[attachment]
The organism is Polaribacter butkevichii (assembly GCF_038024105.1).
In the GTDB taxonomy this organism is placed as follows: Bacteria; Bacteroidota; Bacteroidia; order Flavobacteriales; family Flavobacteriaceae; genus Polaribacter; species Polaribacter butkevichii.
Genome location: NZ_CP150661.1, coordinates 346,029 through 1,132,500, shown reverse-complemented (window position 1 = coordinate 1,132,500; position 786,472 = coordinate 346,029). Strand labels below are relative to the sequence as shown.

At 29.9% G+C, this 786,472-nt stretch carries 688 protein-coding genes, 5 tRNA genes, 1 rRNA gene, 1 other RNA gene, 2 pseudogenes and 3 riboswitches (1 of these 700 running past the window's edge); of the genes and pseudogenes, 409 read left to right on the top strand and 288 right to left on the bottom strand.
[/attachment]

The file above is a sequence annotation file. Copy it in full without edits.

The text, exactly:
The organism is Polaribacter butkevichii (assembly GCF_038024105.1).
In the GTDB taxonomy this organism is placed as follows: Bacteria; Bacteroidota; Bacteroidia; order Flavobacteriales; family Flavobacteriaceae; genus Polaribacter; species Polaribacter butkevichii.
Genome location: NZ_CP150661.1, coordinates 346,029 through 1,132,500, shown reverse-complemented (window position 1 = coordinate 1,132,500; position 786,472 = coordinate 346,029). Strand labels below are relative to the sequence as shown.

At 29.9% G+C, this 786,472-nt stretch carries 688 protein-coding genes, 5 tRNA genes, 1 rRNA gene, 1 other RNA gene, 2 pseudogenes and 3 riboswitches (1 of these 700 running past the window's edge); of the genes and pseudogenes, 409 read left to right on the top strand and 288 right to left on the bottom strand.